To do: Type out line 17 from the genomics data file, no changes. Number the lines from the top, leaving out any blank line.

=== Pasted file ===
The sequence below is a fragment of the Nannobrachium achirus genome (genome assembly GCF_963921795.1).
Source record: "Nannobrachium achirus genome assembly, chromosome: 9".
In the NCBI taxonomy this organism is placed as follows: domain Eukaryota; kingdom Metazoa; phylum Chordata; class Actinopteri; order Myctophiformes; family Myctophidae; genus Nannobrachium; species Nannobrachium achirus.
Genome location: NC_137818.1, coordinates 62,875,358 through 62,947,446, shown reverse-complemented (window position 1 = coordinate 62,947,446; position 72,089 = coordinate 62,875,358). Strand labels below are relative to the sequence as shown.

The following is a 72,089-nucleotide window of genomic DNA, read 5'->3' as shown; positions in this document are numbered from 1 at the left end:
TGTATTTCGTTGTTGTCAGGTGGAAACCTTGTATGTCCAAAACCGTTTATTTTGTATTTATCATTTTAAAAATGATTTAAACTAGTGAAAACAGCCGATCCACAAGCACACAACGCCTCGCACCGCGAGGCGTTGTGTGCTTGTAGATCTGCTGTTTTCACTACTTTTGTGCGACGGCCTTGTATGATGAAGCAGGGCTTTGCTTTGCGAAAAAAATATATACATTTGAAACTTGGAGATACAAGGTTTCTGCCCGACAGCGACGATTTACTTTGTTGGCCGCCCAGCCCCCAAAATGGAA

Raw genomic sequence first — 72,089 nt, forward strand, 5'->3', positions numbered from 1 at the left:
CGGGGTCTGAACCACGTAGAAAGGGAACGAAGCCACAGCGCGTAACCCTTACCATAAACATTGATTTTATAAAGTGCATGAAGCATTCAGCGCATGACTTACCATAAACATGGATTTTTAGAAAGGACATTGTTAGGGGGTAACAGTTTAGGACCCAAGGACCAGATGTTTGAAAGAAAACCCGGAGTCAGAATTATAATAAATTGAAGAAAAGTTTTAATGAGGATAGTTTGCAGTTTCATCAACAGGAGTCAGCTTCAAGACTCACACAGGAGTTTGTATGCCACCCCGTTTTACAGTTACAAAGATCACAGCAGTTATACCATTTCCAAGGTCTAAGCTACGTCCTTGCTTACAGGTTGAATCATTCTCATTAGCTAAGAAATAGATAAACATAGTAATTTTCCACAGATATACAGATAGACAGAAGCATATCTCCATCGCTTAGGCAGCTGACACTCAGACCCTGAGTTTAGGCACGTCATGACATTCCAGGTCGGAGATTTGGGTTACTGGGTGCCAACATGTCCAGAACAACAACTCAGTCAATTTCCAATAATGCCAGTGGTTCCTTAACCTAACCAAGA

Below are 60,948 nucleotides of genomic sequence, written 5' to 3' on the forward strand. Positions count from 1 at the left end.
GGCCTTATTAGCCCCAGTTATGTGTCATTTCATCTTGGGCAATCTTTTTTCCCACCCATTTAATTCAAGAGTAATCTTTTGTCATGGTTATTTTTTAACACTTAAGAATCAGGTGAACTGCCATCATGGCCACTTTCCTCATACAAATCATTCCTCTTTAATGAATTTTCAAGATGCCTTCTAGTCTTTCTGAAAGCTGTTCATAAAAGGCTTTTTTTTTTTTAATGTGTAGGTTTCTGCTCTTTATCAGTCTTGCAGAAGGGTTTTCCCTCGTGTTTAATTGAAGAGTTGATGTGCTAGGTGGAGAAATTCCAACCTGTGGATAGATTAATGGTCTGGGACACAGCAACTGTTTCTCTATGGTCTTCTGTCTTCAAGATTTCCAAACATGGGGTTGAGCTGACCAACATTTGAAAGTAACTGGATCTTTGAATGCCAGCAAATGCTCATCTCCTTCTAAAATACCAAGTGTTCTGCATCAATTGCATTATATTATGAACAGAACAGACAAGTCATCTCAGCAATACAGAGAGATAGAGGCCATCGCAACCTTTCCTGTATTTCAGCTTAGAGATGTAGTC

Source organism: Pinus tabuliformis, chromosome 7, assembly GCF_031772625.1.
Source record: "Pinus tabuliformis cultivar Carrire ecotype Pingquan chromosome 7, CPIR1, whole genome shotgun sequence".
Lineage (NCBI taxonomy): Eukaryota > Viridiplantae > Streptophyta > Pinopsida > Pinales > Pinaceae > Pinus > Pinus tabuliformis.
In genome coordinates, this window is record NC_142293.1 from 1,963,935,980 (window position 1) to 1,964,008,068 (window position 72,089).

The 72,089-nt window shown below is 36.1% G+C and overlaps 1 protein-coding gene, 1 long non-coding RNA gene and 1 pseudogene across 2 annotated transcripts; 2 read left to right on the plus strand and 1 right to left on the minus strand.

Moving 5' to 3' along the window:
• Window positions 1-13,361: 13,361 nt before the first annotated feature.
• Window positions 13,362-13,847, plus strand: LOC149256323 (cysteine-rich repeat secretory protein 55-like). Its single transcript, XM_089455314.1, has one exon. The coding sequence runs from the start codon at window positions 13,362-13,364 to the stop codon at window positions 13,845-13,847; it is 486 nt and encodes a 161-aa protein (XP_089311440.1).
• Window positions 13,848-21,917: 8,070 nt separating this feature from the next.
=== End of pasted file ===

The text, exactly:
• Window positions 1-13,361: 13,361 nt before the first annotated feature.